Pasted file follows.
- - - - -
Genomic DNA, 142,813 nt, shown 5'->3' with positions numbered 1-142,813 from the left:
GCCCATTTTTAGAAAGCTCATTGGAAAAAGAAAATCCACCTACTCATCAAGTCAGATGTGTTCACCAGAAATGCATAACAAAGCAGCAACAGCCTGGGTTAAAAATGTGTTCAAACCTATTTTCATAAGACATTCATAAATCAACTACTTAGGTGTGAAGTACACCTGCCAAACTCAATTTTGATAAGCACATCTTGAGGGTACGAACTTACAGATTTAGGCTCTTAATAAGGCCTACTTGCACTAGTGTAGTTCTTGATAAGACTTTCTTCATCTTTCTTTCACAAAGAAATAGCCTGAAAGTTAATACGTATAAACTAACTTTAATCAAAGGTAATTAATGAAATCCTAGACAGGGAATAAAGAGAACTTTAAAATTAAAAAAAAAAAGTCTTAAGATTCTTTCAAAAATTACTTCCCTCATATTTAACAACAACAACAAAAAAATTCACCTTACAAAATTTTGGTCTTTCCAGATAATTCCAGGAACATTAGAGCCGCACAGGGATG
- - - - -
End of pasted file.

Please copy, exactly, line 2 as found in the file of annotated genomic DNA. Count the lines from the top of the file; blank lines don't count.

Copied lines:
GCCCATTTTTAGAAAGCTCATTGGAAAAAGAAAATCCACCTACTCATCAAGTCAGATGTGTTCACCAGAAATGCATAACAAAGCAGCAACAGCCTGGGTTAAAAATGTGTTCAAACCTATTTTCATAAGACATTCATAAATCAACTACTTAGGTGTGAAGTACACCTGCCAAACTCAATTTTGATAAGCACATCTTGAGGGTACGAACTTACAGATTTAGGCTCTTAATAAGGCCTACTTGCACTAGTGTAGTTCTTGATAAGACTTTCTTCATCTTTCTTTCACAAAGAAATAGCCTGAAAGTTAATACGTATAAACTAACTTTAATCAAAGGTAATTAATGAAATCCTAGACAGGGAATAAAGAGAACTTTAAAATTAAAAAAAAAAAGTCTTAAGATTCTTTCAAAAATTACTTCCCTCATATTTAACAACAACAACAAAAAAATTCACCTTACAAAATTTTGGTCTTTCCAGATAATTCCAGGAACATTAGAGCCGCACAGGGATG